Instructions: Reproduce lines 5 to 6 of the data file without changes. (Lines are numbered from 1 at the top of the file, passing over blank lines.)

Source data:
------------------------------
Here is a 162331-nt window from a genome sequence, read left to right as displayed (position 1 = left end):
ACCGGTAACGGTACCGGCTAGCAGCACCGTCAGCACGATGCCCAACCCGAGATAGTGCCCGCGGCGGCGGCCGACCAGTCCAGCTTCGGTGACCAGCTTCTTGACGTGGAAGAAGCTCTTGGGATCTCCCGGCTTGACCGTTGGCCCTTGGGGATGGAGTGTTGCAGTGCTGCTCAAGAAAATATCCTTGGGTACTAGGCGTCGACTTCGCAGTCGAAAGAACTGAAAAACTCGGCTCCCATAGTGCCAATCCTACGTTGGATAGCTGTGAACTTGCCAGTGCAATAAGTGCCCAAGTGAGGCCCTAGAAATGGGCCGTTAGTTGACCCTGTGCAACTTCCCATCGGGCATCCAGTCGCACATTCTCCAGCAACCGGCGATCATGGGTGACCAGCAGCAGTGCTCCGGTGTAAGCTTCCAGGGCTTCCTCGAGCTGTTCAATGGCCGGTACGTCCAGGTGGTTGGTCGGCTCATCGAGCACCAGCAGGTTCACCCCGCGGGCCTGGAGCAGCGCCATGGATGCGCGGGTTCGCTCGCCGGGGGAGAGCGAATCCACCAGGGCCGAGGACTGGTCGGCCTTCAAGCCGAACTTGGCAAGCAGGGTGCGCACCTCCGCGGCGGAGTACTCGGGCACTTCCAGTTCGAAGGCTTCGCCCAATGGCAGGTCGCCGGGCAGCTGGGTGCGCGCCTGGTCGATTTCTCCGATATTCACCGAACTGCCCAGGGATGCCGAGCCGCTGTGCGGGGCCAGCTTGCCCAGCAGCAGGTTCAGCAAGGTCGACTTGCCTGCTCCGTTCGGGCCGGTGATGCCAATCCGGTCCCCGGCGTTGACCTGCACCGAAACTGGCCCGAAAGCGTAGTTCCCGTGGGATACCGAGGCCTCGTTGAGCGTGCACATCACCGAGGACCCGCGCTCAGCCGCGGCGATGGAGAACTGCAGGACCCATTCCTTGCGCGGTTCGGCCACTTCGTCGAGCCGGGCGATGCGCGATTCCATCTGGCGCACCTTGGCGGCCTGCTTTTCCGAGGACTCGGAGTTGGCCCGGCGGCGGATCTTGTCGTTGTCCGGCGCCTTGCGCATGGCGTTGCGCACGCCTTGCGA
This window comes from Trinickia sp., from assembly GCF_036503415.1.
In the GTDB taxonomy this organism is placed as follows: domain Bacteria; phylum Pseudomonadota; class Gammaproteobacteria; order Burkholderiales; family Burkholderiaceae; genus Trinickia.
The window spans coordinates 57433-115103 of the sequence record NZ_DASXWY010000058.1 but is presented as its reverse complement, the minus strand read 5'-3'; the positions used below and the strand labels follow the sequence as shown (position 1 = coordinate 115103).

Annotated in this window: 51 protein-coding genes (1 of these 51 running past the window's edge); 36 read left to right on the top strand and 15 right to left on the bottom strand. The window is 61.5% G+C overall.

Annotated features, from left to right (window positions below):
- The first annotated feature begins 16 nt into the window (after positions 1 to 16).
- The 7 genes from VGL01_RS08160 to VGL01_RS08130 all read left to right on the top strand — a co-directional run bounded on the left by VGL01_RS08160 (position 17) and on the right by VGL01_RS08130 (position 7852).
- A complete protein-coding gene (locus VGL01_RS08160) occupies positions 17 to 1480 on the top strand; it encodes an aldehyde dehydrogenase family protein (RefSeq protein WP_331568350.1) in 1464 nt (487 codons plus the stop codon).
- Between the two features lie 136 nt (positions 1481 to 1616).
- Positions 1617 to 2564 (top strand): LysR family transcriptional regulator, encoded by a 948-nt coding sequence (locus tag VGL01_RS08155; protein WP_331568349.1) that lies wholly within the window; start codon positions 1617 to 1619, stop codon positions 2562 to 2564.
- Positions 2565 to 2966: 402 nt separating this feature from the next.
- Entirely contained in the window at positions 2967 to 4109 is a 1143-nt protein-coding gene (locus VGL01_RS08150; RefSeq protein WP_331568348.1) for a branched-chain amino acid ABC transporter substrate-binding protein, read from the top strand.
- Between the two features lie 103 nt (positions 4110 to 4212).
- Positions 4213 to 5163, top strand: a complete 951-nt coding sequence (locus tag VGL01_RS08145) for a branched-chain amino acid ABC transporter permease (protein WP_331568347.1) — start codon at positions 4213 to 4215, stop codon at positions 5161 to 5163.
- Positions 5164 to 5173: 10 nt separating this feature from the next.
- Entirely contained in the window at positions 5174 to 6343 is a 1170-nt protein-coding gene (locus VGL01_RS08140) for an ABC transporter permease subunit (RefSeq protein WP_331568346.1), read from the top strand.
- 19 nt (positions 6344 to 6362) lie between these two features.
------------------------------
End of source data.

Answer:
The window spans coordinates 57433-115103 of the sequence record NZ_DASXWY010000058.1 but is presented as its reverse complement, the minus strand read 5'-3'; the positions used below and the strand labels follow the sequence as shown (position 1 = coordinate 115103).

Annotated in this window: 51 protein-coding genes (1 of these 51 running past the window's edge); 36 read left to right on the top strand and 15 right to left on the bottom strand. The window is 61.5% G+C overall.